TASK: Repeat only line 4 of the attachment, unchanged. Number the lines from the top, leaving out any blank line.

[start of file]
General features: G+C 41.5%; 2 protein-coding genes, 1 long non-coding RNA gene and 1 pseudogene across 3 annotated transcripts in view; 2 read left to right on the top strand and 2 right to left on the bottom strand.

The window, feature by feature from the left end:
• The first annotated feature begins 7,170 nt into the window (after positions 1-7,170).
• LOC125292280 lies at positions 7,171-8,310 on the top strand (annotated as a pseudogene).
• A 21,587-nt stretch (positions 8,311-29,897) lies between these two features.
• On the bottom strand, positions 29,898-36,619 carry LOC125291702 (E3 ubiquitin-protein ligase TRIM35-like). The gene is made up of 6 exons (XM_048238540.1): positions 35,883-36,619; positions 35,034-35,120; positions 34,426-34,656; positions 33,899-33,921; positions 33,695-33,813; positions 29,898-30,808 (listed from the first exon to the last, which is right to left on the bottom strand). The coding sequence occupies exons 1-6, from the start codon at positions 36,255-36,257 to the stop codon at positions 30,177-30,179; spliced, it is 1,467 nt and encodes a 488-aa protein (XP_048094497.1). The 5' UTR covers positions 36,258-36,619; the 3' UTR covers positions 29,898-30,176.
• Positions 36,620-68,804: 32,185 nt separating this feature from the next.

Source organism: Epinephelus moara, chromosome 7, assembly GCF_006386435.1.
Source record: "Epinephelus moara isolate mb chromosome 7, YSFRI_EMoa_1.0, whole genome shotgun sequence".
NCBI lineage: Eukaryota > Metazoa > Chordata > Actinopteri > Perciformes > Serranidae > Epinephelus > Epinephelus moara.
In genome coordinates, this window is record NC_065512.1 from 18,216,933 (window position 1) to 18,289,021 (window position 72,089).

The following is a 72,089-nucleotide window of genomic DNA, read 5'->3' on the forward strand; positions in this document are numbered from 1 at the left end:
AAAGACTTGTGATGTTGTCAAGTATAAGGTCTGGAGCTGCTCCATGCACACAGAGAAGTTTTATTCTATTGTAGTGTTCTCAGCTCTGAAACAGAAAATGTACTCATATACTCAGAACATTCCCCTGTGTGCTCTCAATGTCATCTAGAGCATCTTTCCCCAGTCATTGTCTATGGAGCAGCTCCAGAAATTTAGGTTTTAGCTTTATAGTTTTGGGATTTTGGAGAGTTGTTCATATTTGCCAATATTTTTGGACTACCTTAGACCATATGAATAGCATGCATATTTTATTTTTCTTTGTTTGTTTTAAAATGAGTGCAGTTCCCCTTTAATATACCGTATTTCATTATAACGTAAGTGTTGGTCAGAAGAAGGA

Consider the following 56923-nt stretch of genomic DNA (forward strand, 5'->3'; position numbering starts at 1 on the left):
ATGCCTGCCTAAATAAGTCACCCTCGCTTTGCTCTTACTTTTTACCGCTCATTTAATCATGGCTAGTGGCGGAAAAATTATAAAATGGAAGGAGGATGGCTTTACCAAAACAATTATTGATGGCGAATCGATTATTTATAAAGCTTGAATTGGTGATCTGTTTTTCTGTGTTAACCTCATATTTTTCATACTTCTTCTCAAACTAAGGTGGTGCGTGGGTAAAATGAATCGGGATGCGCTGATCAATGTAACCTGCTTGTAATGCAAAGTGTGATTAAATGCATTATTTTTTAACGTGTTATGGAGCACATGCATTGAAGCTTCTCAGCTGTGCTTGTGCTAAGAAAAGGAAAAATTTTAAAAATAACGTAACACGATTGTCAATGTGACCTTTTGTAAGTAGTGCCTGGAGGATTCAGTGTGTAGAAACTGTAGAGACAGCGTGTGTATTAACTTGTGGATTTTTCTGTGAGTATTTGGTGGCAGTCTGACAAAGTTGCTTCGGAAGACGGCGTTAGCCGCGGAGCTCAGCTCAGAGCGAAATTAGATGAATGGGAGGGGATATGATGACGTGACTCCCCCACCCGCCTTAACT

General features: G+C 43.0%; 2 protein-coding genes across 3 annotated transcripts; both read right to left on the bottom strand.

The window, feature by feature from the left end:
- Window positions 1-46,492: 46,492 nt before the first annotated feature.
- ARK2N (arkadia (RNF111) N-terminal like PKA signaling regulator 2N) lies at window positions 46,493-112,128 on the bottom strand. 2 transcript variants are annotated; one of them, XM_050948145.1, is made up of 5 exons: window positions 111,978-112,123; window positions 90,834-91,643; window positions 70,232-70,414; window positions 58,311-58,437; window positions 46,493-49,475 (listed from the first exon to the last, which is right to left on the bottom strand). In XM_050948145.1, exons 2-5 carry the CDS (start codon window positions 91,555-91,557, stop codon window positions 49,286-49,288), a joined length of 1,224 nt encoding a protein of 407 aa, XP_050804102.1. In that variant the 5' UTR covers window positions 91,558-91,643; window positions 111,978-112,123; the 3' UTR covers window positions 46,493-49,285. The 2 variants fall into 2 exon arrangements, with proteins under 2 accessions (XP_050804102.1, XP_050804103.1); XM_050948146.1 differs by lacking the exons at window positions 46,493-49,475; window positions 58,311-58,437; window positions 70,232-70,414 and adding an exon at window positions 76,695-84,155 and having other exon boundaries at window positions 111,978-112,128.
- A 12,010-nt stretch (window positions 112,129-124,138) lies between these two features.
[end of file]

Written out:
• LOC125292280 lies at positions 7,171-8,310 on the top strand (annotated as a pseudogene).